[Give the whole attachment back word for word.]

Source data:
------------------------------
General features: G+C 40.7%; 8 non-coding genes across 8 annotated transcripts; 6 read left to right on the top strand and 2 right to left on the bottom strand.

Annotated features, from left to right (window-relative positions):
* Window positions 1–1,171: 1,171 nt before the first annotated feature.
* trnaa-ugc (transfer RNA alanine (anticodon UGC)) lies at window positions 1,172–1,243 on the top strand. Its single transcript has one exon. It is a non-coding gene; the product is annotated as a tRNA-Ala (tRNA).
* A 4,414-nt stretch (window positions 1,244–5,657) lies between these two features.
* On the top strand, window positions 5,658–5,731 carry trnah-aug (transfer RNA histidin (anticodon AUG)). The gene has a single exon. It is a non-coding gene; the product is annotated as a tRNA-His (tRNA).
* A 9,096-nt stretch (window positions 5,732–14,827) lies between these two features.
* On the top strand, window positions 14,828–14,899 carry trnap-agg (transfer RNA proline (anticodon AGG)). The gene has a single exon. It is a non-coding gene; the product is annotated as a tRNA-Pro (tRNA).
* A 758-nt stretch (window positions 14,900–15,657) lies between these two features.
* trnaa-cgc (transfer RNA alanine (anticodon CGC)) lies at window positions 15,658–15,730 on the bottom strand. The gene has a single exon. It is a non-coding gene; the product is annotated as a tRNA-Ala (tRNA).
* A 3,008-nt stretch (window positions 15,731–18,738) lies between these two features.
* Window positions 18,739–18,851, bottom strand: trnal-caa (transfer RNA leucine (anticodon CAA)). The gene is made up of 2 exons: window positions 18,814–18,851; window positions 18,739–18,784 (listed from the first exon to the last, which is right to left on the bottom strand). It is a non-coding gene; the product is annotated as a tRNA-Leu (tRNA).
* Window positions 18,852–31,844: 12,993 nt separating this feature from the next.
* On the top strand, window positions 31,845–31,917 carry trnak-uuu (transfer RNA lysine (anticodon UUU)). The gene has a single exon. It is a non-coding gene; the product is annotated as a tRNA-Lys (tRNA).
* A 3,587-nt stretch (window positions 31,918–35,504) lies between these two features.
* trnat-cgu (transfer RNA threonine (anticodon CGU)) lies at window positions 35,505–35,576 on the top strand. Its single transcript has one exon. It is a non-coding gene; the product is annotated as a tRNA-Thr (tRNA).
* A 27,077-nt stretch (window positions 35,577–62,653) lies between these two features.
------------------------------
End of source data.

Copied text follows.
General features: G+C 40.7%; 8 non-coding genes across 8 annotated transcripts; 6 read left to right on the top strand and 2 right to left on the bottom strand.

Annotated features, from left to right (window-relative positions):
* Window positions 1–1,171: 1,171 nt before the first annotated feature.
* trnaa-ugc (transfer RNA alanine (anticodon UGC)) lies at window positions 1,172–1,243 on the top strand. Its single transcript has one exon. It is a non-coding gene; the product is annotated as a tRNA-Ala (tRNA).
* A 4,414-nt stretch (window positions 1,244–5,657) lies between these two features.
* On the top strand, window positions 5,658–5,731 carry trnah-aug (transfer RNA histidin (anticodon AUG)). The gene has a single exon. It is a non-coding gene; the product is annotated as a tRNA-His (tRNA).
* A 9,096-nt stretch (window positions 5,732–14,827) lies between these two features.
* On the top strand, window positions 14,828–14,899 carry trnap-agg (transfer RNA proline (anticodon AGG)). The gene has a single exon. It is a non-coding gene; the product is annotated as a tRNA-Pro (tRNA).
* A 758-nt stretch (window positions 14,900–15,657) lies between these two features.
* trnaa-cgc (transfer RNA alanine (anticodon CGC)) lies at window positions 15,658–15,730 on the bottom strand. The gene has a single exon. It is a non-coding gene; the product is annotated as a tRNA-Ala (tRNA).
* A 3,008-nt stretch (window positions 15,731–18,738) lies between these two features.
* Window positions 18,739–18,851, bottom strand: trnal-caa (transfer RNA leucine (anticodon CAA)). The gene is made up of 2 exons: window positions 18,814–18,851; window positions 18,739–18,784 (listed from the first exon to the last, which is right to left on the bottom strand). It is a non-coding gene; the product is annotated as a tRNA-Leu (tRNA).
* Window positions 18,852–31,844: 12,993 nt separating this feature from the next.
* On the top strand, window positions 31,845–31,917 carry trnak-uuu (transfer RNA lysine (anticodon UUU)). The gene has a single exon. It is a non-coding gene; the product is annotated as a tRNA-Lys (tRNA).
* A 3,587-nt stretch (window positions 31,918–35,504) lies between these two features.
* trnat-cgu (transfer RNA threonine (anticodon CGU)) lies at window positions 35,505–35,576 on the top strand. Its single transcript has one exon. It is a non-coding gene; the product is annotated as a tRNA-Thr (tRNA).
* A 27,077-nt stretch (window positions 35,577–62,653) lies between these two features.